Christopher Paolella

Research Area: 
Human trafficking in early to central Middle Ages

I am a Ph.D candidate under the supervision of Dr. Lois Huneycutt. I am currently researching human trafficking in the Early- to Central-Middle Ages, including the travel routes, means of transportation, major markets, human agents and chattel, and the social views and cultural mores regarding the practice.

Past research has focused on the institutions of slavery and the slave trade from Late Antiquity into the Early Middle Ages, and also the formation of collective identities of Crusading Era groups, and the evolution of their images and identities into current times. This latter research produced the "The Evolution of Group Identity: Assassins, Templars and Jews from the Crusading Era to the Modern Day," as my Master's Thesis.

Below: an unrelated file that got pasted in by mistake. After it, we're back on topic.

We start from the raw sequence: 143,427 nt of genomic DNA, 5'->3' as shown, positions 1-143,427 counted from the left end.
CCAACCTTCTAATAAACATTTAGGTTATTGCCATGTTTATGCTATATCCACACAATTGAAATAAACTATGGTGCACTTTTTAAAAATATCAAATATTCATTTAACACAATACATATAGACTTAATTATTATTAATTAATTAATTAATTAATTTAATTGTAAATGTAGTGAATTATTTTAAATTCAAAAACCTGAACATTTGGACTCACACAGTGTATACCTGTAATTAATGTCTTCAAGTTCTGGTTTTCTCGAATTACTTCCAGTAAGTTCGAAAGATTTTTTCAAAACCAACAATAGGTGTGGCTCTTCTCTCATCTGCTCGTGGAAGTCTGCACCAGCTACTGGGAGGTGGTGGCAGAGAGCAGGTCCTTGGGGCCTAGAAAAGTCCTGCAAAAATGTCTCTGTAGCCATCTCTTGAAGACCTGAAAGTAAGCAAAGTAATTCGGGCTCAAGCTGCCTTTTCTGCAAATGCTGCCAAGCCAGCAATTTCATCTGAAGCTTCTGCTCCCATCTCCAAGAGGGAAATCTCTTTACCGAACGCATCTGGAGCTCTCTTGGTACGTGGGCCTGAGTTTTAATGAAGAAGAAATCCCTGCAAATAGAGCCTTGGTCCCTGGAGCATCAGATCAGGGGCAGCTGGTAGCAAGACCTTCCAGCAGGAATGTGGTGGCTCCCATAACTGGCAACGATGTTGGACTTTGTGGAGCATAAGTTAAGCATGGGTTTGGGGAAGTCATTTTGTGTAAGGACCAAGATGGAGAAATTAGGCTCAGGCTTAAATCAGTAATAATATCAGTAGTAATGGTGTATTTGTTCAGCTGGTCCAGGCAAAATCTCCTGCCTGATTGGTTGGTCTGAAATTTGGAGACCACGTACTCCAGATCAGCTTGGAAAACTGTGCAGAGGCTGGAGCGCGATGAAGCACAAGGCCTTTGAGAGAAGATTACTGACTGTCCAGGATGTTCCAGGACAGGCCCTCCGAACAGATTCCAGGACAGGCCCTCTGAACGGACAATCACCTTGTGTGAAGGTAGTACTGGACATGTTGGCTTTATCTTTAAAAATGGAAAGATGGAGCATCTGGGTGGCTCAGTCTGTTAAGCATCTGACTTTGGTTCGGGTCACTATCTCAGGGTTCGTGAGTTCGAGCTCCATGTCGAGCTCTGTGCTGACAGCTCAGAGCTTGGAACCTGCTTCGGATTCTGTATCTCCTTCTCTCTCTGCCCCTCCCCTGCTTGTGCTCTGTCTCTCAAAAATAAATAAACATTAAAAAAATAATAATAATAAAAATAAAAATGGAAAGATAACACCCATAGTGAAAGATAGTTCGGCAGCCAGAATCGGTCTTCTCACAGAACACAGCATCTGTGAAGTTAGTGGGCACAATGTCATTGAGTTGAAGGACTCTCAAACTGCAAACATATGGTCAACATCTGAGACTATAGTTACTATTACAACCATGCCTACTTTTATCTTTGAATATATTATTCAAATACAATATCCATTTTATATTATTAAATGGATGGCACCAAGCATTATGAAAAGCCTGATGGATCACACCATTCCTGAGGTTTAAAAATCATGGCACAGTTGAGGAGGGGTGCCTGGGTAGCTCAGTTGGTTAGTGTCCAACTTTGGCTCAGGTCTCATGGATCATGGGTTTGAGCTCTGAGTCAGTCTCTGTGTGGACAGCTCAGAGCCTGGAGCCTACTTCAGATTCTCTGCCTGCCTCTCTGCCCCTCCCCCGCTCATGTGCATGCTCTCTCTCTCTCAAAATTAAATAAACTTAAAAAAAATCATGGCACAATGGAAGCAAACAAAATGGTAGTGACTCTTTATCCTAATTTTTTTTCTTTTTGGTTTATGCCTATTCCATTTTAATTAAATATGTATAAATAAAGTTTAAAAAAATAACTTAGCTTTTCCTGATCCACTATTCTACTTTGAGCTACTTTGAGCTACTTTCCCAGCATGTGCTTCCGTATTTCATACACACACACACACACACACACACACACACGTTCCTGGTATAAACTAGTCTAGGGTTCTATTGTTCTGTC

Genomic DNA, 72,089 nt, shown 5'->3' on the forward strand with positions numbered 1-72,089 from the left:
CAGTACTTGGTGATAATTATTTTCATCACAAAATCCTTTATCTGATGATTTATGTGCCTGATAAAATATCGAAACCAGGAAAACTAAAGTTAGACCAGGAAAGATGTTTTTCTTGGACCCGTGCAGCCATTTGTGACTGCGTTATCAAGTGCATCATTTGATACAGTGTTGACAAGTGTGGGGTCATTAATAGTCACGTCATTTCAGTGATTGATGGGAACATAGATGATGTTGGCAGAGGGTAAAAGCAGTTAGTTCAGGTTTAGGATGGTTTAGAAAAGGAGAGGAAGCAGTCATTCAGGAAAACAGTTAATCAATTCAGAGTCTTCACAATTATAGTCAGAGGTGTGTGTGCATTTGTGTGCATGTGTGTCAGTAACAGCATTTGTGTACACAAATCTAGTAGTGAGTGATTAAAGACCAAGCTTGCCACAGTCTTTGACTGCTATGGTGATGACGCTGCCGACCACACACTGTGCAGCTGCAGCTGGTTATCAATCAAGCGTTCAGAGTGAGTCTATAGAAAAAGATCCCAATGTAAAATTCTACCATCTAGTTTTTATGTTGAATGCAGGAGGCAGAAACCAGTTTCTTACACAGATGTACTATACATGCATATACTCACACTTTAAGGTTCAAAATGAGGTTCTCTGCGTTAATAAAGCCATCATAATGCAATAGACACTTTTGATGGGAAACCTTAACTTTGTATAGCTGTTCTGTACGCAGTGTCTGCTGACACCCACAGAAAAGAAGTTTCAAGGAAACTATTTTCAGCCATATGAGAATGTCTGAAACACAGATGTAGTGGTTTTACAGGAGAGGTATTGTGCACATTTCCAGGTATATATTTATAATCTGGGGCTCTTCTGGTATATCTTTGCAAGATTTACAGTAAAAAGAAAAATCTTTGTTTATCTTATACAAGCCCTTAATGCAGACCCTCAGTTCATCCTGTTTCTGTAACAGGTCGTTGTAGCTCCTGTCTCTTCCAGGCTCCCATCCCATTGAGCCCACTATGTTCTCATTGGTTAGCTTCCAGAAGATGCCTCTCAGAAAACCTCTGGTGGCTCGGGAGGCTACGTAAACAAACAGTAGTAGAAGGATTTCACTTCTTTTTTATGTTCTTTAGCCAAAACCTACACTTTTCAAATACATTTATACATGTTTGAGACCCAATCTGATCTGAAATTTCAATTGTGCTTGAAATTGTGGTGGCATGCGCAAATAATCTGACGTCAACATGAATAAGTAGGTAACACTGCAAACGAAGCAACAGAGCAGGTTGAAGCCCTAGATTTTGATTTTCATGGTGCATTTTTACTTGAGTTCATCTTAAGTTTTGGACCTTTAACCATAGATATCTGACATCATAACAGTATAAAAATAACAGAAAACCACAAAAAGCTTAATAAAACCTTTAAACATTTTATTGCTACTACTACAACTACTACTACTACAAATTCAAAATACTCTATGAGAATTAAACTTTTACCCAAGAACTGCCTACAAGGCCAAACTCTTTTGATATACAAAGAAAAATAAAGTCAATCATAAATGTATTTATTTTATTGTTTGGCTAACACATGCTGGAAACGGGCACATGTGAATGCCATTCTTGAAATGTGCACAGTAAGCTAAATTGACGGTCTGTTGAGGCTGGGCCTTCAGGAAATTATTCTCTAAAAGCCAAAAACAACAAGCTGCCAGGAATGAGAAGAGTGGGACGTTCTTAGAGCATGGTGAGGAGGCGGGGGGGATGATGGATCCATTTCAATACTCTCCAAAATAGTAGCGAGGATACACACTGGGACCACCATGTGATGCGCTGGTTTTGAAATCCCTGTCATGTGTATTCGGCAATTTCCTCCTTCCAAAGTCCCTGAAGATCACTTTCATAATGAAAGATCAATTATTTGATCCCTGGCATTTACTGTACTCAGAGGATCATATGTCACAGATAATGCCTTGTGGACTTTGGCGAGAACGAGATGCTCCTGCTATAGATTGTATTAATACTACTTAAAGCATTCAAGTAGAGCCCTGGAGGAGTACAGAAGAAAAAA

Recent Publications: 

"Fruits of Obedience: Catholic Perspectives on Authority and Order in the Reformation" presented at the Fourth Annual Symposium on Medieval and Renaissance Studies at Saint Louis University, June 20-22, 2016 in St. Louis, MO. 

"Neither Slave nor Free: Classical Conceptions of Slavery and Gender, and Their Influence on the Germanic Kingdoms via the Church." presented at the Western Society for French History Annual Conference, November 5-7th, 2015 in Chicago, IL.

“Leniency Towards the Enslaved in the Lombard Laws” presented at the 32rd Annual Illinois Medieval Association Conference at St. Louis University, February 21, 2015, in St. Louis, MO.

"'Maddened in Their Pagan Fury': Berserks and Berserking in Scandinavian Culture" presented at the Missouri Valley History Conference on March 07, 2014, in Omaha, NE.